Linus Torvalds has not had a great year when it comes to patents. First, he’s seen his brainchild Linux operating system threatened by software maker SCO for patent infringement – a charge that could potentially undermine the entire open source movement.
More recently, Microsoft’s Steve Ballmer has been dropping hints to Asian businesses that using Linux may infringe some of the patent rights held by the software giant.
Torvalds has also seen European regulators get in a mess trying to agree that software should be patented, and he’s desperate to stop them deciding that it should.
The EU has postponed its ‘final’ decision, which is now expected in 2005.
Aside from the sheer indignity of seeing SCO drag the Linux name through the legal mud, Torvalds has more fundamental objections to software patents. Torvalds, alongside Michael Widenius, one of the creators of MySQL, and PHP creator Rasmus Lerdorf, issued a joint statement warning of the dangers of allowing software to be patented: “Software patents are dangerous to the economy at large and particularly to the European economy.”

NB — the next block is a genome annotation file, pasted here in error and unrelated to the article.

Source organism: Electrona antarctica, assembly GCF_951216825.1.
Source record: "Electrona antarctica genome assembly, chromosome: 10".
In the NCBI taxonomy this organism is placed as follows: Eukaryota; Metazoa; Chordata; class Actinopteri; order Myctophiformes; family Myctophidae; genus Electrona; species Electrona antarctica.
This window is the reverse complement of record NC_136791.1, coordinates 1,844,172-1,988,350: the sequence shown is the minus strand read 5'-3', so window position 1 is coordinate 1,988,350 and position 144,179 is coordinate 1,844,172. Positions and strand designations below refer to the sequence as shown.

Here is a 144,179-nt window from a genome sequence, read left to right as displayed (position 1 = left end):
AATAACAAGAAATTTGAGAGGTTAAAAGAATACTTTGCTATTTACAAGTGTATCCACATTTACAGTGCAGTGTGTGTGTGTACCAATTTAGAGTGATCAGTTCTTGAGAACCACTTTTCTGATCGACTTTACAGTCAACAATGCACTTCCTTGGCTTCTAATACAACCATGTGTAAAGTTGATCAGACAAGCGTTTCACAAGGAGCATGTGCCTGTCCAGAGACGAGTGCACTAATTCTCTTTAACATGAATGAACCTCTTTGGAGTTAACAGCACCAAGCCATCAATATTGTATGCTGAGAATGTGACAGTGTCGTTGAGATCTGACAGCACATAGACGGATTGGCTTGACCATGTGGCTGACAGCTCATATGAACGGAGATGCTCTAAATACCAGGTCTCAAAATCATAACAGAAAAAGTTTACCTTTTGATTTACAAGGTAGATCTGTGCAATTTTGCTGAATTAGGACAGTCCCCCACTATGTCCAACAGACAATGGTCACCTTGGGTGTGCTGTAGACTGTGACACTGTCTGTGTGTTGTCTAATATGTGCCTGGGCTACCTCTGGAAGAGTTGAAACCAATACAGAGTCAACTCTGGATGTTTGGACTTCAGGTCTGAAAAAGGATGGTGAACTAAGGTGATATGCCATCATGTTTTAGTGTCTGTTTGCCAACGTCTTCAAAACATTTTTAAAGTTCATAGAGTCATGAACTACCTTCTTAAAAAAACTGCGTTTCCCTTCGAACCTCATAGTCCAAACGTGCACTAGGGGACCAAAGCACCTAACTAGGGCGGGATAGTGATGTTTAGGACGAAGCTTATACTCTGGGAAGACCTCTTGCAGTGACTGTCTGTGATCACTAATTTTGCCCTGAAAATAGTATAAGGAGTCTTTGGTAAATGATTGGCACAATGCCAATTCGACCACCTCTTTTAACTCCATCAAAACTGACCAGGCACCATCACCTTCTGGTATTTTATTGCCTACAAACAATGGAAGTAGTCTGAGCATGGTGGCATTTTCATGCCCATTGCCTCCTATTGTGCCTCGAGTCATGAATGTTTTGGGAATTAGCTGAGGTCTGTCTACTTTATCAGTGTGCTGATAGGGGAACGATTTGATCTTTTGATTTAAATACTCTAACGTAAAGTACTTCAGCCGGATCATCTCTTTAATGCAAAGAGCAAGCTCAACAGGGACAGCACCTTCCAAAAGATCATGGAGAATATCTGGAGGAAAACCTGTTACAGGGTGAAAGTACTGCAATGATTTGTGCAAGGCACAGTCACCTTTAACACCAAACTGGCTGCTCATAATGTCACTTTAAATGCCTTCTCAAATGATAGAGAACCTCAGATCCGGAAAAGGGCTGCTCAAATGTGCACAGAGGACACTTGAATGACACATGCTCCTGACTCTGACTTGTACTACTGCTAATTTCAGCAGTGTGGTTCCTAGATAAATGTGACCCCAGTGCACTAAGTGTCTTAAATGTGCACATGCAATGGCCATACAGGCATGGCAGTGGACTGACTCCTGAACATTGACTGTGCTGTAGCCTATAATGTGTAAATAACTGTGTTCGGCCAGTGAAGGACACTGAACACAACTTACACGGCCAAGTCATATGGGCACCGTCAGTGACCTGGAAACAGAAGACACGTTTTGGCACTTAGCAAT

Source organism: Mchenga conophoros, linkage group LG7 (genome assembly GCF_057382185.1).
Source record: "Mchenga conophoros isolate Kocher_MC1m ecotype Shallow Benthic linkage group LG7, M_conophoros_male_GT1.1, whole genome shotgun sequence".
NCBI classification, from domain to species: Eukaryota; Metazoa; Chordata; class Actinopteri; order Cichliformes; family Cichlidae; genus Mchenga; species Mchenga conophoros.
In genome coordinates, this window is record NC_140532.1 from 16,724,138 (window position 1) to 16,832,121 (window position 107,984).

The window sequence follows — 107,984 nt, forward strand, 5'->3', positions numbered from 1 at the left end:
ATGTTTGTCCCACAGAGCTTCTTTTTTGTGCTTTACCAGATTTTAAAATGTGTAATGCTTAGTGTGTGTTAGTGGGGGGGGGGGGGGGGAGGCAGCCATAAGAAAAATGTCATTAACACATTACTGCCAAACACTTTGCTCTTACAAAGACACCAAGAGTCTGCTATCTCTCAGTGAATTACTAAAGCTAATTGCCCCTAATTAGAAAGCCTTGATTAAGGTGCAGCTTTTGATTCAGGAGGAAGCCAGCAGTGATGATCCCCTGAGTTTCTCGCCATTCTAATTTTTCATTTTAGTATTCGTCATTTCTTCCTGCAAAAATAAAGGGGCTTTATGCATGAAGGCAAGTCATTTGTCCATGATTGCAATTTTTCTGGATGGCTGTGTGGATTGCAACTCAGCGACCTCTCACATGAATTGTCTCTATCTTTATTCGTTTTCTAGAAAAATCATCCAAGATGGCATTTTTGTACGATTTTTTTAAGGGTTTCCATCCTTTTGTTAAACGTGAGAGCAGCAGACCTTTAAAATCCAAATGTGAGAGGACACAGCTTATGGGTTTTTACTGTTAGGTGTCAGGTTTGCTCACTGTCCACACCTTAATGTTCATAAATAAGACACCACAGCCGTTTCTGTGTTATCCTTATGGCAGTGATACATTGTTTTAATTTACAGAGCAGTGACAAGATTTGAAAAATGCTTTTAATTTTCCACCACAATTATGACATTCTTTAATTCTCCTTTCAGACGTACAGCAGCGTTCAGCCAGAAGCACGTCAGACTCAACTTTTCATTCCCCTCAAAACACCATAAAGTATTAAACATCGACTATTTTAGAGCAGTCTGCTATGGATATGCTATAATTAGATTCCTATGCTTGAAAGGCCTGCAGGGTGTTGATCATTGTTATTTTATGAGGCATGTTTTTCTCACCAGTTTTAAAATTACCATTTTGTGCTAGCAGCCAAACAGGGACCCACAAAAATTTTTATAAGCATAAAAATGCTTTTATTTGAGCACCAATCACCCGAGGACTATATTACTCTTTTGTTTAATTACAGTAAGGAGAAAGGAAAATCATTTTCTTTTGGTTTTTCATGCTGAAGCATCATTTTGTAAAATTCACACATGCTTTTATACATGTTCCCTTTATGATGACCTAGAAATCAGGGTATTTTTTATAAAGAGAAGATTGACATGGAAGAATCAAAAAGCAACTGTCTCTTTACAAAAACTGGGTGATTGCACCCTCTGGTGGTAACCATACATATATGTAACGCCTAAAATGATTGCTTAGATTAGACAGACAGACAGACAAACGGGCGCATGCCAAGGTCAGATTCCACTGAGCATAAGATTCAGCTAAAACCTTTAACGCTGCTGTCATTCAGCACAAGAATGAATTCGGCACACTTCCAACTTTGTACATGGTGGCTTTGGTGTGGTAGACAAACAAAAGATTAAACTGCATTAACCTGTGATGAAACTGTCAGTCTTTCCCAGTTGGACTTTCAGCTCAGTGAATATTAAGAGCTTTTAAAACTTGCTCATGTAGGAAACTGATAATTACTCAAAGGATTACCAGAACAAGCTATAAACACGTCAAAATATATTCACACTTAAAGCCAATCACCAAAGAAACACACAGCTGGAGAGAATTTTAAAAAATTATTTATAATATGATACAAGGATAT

According to Torvalds, patents threaten to stifle true innovation in software development because the system favours large businesses over smaller developers.
“Copyright serves software authors while patents potentially deprive them of their own independent creations. Copyright is fair to all because it is equally available to all,” he says.